They had like open mic nights and they would show up to everyone's shows and they would host events and they would play a lot of shows. And I think they left like a very, very large, what is it, stamp or print on the, the, the music scene in Phoenix. And I feel like that in itself, along with other experiences down the line. But that was like the biggest one for me as to why or like influenced me to do all the things. And even some of the sounds too and like the subject matter of some of the songs or like how, how things are written.

BRODIE: When you say that, that you needed to get braver to perform in front of other people. Did you have or do you have performance anxiety or were you unsure about wanting to perform for people?

DANGER: Well, before, before music, I wanted to pursue a career in graphic design. And you know, I just was like out of school, very fresh, like, don't know what I was doing, working at a bookshop. And we had hosted open mic nights there. So I started playing music just for me.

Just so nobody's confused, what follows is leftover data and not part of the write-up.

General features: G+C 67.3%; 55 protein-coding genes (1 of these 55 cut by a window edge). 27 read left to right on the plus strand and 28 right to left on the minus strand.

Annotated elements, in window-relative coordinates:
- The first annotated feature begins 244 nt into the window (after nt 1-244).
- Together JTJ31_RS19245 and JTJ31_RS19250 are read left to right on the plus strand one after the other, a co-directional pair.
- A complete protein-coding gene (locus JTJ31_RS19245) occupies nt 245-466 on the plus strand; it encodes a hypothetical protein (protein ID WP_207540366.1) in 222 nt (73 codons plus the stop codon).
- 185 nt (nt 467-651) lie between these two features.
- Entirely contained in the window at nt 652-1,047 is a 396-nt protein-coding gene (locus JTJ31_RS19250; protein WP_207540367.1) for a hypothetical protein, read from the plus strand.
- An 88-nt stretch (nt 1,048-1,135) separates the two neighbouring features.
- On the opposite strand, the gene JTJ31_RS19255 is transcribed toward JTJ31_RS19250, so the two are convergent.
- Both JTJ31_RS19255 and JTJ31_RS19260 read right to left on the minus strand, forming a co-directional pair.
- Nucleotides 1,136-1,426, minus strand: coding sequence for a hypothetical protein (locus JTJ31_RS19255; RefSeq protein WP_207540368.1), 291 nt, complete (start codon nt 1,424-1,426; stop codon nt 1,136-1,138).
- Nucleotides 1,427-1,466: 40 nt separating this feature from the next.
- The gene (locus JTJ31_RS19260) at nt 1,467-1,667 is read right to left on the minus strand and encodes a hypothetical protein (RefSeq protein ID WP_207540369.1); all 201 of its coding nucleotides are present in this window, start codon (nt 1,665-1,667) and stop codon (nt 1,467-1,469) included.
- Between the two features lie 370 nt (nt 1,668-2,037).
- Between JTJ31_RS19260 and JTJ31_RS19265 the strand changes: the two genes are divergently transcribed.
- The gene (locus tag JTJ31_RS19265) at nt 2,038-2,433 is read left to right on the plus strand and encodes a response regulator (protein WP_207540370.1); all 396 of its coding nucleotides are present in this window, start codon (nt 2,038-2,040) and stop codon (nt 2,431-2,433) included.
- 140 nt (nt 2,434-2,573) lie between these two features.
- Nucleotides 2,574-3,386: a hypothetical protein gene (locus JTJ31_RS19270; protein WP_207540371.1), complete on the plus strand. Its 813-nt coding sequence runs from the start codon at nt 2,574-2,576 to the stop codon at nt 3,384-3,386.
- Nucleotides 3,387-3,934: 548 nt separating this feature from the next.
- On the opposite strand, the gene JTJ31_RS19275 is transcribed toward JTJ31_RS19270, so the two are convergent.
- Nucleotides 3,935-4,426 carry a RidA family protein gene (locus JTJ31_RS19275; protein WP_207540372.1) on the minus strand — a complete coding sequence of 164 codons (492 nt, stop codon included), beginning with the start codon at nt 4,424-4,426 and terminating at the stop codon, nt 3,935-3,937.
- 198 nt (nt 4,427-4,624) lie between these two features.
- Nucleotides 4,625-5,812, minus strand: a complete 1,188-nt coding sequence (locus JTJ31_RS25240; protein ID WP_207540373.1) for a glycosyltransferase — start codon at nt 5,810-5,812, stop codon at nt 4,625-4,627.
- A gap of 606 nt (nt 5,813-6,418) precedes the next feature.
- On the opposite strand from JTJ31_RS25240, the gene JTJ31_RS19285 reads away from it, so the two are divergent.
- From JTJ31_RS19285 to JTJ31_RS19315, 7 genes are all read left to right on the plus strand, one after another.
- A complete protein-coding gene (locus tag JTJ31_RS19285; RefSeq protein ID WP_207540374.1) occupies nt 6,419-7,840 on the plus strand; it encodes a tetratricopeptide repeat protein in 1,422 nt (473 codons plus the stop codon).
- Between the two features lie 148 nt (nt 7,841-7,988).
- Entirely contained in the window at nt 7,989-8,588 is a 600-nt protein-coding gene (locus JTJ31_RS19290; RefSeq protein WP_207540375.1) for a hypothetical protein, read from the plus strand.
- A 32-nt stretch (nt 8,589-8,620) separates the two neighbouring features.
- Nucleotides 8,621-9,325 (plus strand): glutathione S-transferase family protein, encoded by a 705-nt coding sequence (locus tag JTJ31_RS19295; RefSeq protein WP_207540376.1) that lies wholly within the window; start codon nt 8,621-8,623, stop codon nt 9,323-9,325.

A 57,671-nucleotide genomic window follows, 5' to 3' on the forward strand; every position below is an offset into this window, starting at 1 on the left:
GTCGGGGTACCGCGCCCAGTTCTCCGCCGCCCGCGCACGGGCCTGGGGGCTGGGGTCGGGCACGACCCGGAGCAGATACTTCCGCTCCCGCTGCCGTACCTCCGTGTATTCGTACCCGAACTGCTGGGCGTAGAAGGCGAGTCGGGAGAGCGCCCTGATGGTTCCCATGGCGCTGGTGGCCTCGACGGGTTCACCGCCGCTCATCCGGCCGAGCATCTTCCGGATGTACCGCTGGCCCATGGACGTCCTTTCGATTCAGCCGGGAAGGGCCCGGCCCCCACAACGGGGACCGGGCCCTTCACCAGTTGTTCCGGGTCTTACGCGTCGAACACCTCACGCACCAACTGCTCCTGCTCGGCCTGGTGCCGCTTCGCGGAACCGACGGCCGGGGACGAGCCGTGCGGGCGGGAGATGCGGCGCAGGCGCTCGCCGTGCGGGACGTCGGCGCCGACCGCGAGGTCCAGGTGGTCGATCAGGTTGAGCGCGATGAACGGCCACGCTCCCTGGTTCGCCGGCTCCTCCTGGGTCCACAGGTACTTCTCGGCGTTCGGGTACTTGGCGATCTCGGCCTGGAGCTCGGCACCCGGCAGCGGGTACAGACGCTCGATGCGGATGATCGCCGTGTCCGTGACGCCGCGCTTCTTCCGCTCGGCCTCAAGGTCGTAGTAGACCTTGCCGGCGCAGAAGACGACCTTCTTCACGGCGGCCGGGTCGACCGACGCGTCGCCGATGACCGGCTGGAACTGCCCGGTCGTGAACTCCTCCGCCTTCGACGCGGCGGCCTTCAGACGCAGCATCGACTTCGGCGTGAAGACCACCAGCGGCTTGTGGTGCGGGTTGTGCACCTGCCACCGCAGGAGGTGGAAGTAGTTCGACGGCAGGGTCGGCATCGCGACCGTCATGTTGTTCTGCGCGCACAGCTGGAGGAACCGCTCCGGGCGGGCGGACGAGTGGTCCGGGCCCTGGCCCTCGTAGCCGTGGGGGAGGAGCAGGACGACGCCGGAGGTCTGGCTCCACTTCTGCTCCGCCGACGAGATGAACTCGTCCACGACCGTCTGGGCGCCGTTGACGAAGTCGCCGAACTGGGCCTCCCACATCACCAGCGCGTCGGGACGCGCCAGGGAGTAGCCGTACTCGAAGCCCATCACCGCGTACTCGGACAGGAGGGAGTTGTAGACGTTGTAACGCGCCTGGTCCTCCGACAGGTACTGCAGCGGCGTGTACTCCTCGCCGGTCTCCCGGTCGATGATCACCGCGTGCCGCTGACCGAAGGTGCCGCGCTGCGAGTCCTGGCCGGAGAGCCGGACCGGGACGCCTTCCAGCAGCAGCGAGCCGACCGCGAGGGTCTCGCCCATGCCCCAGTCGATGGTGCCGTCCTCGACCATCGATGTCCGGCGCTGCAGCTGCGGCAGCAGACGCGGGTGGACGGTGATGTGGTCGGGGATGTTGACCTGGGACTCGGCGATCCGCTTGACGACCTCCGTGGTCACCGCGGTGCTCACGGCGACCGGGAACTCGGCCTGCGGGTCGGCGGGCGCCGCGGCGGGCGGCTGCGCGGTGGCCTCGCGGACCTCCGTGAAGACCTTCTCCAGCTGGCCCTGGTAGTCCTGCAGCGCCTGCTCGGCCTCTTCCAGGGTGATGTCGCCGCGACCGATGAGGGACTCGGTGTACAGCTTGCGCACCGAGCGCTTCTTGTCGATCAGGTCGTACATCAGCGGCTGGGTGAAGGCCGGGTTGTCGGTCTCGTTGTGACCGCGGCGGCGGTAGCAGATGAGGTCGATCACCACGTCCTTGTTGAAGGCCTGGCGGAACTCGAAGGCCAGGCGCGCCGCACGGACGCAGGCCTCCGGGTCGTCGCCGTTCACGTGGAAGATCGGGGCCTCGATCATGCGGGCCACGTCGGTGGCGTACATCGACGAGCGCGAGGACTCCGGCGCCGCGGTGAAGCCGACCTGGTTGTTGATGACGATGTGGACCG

And then I, I kind of just did an open mic night for fun. And then after that, like, my friend Andy, like really was, was really like, "Oh, you should like for real, do this. Like you should try and like see what happens."

BRODIE: So what was it like for you when you first got up on stage after having basically just played the music for yourself?